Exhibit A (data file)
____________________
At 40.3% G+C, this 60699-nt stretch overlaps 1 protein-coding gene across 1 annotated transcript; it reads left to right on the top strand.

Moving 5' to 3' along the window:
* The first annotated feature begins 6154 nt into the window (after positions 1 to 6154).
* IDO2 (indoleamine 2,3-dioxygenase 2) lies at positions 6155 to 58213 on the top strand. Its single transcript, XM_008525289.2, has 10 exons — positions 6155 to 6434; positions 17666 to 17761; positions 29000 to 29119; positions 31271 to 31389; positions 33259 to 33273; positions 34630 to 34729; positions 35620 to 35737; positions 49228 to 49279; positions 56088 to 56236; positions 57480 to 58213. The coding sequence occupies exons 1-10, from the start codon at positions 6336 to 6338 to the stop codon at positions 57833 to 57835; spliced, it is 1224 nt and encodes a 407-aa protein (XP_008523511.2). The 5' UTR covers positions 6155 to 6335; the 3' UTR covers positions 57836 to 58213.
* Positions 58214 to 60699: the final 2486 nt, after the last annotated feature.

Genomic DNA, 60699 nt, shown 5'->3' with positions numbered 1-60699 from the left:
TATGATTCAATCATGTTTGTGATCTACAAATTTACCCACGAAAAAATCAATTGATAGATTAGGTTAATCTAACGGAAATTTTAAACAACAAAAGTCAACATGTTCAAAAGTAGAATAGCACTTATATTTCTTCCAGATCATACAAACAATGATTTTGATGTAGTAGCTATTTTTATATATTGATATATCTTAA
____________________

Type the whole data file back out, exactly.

At 40.3% G+C, this 60699-nt stretch overlaps 1 protein-coding gene across 1 annotated transcript; it reads left to right on the top strand.

Moving 5' to 3' along the window:
* The first annotated feature begins 6154 nt into the window (after positions 1 to 6154).
* IDO2 (indoleamine 2,3-dioxygenase 2) lies at positions 6155 to 58213 on the top strand. Its single transcript, XM_008525289.2, has 10 exons — positions 6155 to 6434; positions 17666 to 17761; positions 29000 to 29119; positions 31271 to 31389; positions 33259 to 33273; positions 34630 to 34729; positions 35620 to 35737; positions 49228 to 49279; positions 56088 to 56236; positions 57480 to 58213. The coding sequence occupies exons 1-10, from the start codon at positions 6336 to 6338 to the stop codon at positions 57833 to 57835; spliced, it is 1224 nt and encodes a 407-aa protein (XP_008523511.2). The 5' UTR covers positions 6155 to 6335; the 3' UTR covers positions 57836 to 58213.
* Positions 58214 to 60699: the final 2486 nt, after the last annotated feature.

Genomic DNA, 60699 nt, shown 5'->3' with positions numbered 1-60699 from the left:
TATGATTCAATCATGTTTGTGATCTACAAATTTACCCACGAAAAAATCAATTGATAGATTAGGTTAATCTAACGGAAATTTTAAACAACAAAAGTCAACATGTTCAAAAGTAGAATAGCACTTATATTTCTTCCAGATCATACAAACAATGATTTTGATGTAGTAGCTATTTTTATATATTGATATATCTTAA